Ravens rookie tight end Isaiah Likely was the breakout star of minicamp and the most consistent highlight machine in training camp.
The Ravens did not find an obvious replacement for Marquise Brown, but they might have found something as good or better in Isaiah Likely.

What’s left to say about the rookie tight end from Coastal Carolina? He was the breakout star of minicamp and the most consistent highlight machine in training camp. On Sunday night, a nation of football fans took notice as he caught eight passes for 100 yards in the first half of the Ravens’ 24-17 preseason win over the Arizona Cardinals. Fox analyst and former NFL tight end Greg Olsen gushed every time Likely broke a tackle or glided into an empty expanse left by the defense.

Olsen saw what the Ravens have witnessed for the last three months: Likely is a natural receiver with speed to outrun linebackers and safeties, hands to snatch contested catches and a feel for finding open space reminiscent of All-Pro teammate Mark Andrews. We don’t want to overstate based on practices and preseason reps against second-string defenders, but it’s difficult to remember a young pass catcher making a better early impression in these parts.

Meanwhile, the Ravens still do not have a clear No. 2 wide receiver to pair with 2021 first-round pick Rashod Bateman. Third-year candidates Devin Duvernay and James Proche have both delivered stellar practice moments, but they have also missed time with minor injuries, and neither comes with a resume that screams “star NFL receiver!” The same could be said for former Kansas City Chiefs wideout Demarcus Robinson, whom the Ravens added last week.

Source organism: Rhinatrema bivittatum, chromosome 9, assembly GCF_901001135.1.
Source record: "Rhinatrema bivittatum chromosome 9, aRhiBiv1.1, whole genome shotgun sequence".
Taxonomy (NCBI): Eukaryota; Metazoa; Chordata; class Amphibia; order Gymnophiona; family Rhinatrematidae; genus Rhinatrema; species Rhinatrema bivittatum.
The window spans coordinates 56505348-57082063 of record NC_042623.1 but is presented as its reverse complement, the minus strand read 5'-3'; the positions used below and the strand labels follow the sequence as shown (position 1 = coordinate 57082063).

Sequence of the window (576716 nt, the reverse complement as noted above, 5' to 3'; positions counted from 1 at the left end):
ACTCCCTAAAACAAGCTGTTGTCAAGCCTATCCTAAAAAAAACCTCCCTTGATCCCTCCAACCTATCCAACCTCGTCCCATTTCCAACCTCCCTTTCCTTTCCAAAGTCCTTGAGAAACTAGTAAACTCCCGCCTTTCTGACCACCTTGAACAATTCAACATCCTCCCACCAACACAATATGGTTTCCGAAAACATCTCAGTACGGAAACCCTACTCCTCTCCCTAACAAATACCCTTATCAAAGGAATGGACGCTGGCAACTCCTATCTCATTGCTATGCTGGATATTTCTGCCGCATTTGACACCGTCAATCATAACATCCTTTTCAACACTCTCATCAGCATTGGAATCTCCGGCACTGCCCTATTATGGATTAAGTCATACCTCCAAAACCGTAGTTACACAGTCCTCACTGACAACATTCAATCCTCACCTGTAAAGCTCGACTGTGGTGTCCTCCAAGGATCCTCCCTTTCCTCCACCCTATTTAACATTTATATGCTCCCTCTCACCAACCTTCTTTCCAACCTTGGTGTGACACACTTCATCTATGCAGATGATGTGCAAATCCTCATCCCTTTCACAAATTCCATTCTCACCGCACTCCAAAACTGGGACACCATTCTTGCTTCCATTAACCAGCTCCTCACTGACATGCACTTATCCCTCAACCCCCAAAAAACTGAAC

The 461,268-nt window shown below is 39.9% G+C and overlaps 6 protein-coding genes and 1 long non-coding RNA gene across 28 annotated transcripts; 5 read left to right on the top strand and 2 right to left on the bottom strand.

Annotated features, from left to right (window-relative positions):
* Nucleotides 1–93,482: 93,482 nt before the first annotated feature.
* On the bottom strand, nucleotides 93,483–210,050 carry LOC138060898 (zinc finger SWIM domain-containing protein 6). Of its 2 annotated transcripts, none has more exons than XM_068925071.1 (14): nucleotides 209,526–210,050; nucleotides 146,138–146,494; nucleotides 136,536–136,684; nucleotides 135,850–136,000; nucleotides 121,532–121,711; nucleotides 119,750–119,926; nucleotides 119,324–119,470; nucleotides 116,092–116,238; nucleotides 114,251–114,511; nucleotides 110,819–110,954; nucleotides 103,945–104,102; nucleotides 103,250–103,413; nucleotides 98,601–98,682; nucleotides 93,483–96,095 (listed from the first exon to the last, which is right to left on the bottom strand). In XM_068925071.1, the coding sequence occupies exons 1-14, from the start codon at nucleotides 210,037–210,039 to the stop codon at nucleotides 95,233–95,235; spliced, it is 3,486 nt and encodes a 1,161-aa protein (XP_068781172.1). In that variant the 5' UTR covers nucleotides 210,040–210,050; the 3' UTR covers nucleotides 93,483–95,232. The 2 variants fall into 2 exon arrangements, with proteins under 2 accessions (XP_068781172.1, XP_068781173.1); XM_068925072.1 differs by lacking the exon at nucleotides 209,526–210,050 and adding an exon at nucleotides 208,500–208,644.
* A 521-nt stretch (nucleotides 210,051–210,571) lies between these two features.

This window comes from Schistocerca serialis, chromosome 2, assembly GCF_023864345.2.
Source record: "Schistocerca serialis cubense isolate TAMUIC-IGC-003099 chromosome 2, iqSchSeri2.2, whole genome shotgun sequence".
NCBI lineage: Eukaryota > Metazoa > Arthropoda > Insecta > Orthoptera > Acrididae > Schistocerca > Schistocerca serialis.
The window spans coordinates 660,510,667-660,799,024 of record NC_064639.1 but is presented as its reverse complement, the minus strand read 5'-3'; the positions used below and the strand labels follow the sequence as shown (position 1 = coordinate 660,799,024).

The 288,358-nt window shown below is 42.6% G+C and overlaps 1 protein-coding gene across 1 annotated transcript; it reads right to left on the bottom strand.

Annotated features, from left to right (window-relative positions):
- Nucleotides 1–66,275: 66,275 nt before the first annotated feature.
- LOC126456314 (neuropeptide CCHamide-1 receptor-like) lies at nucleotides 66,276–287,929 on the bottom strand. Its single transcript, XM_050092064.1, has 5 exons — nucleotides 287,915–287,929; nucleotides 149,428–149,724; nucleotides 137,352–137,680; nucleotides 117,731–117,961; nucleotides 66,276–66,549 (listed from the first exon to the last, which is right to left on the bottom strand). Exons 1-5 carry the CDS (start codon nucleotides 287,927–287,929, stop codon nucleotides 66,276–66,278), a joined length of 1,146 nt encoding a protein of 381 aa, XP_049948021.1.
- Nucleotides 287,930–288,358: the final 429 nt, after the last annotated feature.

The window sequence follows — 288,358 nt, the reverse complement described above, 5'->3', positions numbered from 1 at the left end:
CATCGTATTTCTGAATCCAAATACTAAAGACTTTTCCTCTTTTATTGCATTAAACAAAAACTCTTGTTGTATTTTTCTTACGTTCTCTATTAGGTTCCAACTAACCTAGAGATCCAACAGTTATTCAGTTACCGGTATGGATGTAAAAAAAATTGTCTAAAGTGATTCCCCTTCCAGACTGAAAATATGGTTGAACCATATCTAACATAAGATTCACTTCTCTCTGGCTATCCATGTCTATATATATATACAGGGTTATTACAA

Can they run the passing offense they want with Jackson throwing to a world-class tight end in Andrews, a largely unproven No. 1 wideout in Bateman and a second tight end, Likely, who was available late in the fourth round of this year’s draft? It’s not the profile most teams aspire to in the pass-crazy modern NFL, but Jackson won a 2019 Most Valuable Player trophy with fewer exciting targets, so who’s to say he can’t make it work? The picture looks much better with Likely in it, not something a lot of analysts would have said on May 1, when the Ravens had just traded Brown and declined to pick a wide receiver in the draft.

Ravens second-year outside linebacker Odafe Oweh’s range is the same as it was a season ago, but he keeps his hands more active and has learned to bend his 6-foot-5, 257-pound frame so blockers cannot get a clean shot at him coming around the edge.
Odafe Oweh looks like the pass rusher who was promised.

If wide receiver was the most concerning position group for the Ravens going into camp, outside linebacker had to rank a close second. The Ravens added a security blanket when they re-upped with veteran edge rusher Justin Houston, who played better than his modest sack production suggested in 2021. They banked a long-term solution with second-round pick David Ojabo, who would have gone about 30 slots higher if he was not recovering from a torn Achilles tendon. But with Bowser still rehabilitating his own torn Achilles, the picture around Oweh looked foggy.